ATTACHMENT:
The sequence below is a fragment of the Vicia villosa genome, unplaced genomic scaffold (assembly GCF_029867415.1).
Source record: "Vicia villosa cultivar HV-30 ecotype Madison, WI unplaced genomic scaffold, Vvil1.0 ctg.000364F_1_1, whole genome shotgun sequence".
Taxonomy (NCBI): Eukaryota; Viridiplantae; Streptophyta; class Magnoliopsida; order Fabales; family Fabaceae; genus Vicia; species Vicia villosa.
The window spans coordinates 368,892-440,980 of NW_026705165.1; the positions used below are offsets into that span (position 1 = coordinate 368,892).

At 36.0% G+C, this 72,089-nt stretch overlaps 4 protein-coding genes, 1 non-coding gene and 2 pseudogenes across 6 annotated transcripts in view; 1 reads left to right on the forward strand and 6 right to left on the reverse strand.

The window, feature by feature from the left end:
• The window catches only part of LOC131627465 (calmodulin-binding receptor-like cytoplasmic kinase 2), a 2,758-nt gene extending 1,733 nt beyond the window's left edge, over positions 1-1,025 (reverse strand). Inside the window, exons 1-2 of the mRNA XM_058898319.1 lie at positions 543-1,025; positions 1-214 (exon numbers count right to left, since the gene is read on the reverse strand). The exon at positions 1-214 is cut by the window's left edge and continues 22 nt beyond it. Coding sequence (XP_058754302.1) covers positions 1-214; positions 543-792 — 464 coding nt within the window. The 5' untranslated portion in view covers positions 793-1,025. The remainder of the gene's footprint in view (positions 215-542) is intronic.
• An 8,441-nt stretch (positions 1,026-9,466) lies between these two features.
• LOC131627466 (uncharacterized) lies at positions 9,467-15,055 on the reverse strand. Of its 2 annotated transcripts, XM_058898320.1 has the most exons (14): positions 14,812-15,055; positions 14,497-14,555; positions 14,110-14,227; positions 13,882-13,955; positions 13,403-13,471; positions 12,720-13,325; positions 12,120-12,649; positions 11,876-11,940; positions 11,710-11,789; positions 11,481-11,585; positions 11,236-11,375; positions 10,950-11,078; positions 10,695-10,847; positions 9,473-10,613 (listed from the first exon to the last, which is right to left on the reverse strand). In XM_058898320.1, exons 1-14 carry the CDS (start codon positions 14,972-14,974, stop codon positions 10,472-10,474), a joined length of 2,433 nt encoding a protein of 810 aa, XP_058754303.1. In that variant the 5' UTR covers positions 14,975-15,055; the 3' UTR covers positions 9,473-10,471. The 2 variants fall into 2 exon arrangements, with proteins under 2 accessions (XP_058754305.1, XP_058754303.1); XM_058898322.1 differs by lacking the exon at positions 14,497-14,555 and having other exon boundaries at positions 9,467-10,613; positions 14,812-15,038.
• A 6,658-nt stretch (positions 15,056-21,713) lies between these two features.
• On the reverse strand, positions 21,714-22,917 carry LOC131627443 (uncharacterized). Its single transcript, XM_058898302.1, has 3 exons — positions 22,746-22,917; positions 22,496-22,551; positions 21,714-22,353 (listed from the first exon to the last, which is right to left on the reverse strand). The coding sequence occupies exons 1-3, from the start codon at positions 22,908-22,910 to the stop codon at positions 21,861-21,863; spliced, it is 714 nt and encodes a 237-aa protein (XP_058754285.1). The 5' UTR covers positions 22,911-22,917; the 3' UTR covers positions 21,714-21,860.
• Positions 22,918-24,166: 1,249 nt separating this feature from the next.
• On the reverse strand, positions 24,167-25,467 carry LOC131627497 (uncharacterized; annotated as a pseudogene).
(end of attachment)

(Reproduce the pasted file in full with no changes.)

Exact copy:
The sequence below is a fragment of the Vicia villosa genome, unplaced genomic scaffold (assembly GCF_029867415.1).
Source record: "Vicia villosa cultivar HV-30 ecotype Madison, WI unplaced genomic scaffold, Vvil1.0 ctg.000364F_1_1, whole genome shotgun sequence".
Taxonomy (NCBI): Eukaryota; Viridiplantae; Streptophyta; class Magnoliopsida; order Fabales; family Fabaceae; genus Vicia; species Vicia villosa.
The window spans coordinates 368,892-440,980 of NW_026705165.1; the positions used below are offsets into that span (position 1 = coordinate 368,892).

At 36.0% G+C, this 72,089-nt stretch overlaps 4 protein-coding genes, 1 non-coding gene and 2 pseudogenes across 6 annotated transcripts in view; 1 reads left to right on the forward strand and 6 right to left on the reverse strand.

The window, feature by feature from the left end:
• The window catches only part of LOC131627465 (calmodulin-binding receptor-like cytoplasmic kinase 2), a 2,758-nt gene extending 1,733 nt beyond the window's left edge, over positions 1-1,025 (reverse strand). Inside the window, exons 1-2 of the mRNA XM_058898319.1 lie at positions 543-1,025; positions 1-214 (exon numbers count right to left, since the gene is read on the reverse strand). The exon at positions 1-214 is cut by the window's left edge and continues 22 nt beyond it. Coding sequence (XP_058754302.1) covers positions 1-214; positions 543-792 — 464 coding nt within the window. The 5' untranslated portion in view covers positions 793-1,025. The remainder of the gene's footprint in view (positions 215-542) is intronic.
• An 8,441-nt stretch (positions 1,026-9,466) lies between these two features.
• LOC131627466 (uncharacterized) lies at positions 9,467-15,055 on the reverse strand. Of its 2 annotated transcripts, XM_058898320.1 has the most exons (14): positions 14,812-15,055; positions 14,497-14,555; positions 14,110-14,227; positions 13,882-13,955; positions 13,403-13,471; positions 12,720-13,325; positions 12,120-12,649; positions 11,876-11,940; positions 11,710-11,789; positions 11,481-11,585; positions 11,236-11,375; positions 10,950-11,078; positions 10,695-10,847; positions 9,473-10,613 (listed from the first exon to the last, which is right to left on the reverse strand). In XM_058898320.1, exons 1-14 carry the CDS (start codon positions 14,972-14,974, stop codon positions 10,472-10,474), a joined length of 2,433 nt encoding a protein of 810 aa, XP_058754303.1. In that variant the 5' UTR covers positions 14,975-15,055; the 3' UTR covers positions 9,473-10,471. The 2 variants fall into 2 exon arrangements, with proteins under 2 accessions (XP_058754305.1, XP_058754303.1); XM_058898322.1 differs by lacking the exon at positions 14,497-14,555 and having other exon boundaries at positions 9,467-10,613; positions 14,812-15,038.
• A 6,658-nt stretch (positions 15,056-21,713) lies between these two features.
• On the reverse strand, positions 21,714-22,917 carry LOC131627443 (uncharacterized). Its single transcript, XM_058898302.1, has 3 exons — positions 22,746-22,917; positions 22,496-22,551; positions 21,714-22,353 (listed from the first exon to the last, which is right to left on the reverse strand). The coding sequence occupies exons 1-3, from the start codon at positions 22,908-22,910 to the stop codon at positions 21,861-21,863; spliced, it is 714 nt and encodes a 237-aa protein (XP_058754285.1). The 5' UTR covers positions 22,911-22,917; the 3' UTR covers positions 21,714-21,860.
• Positions 22,918-24,166: 1,249 nt separating this feature from the next.
• On the reverse strand, positions 24,167-25,467 carry LOC131627497 (uncharacterized; annotated as a pseudogene).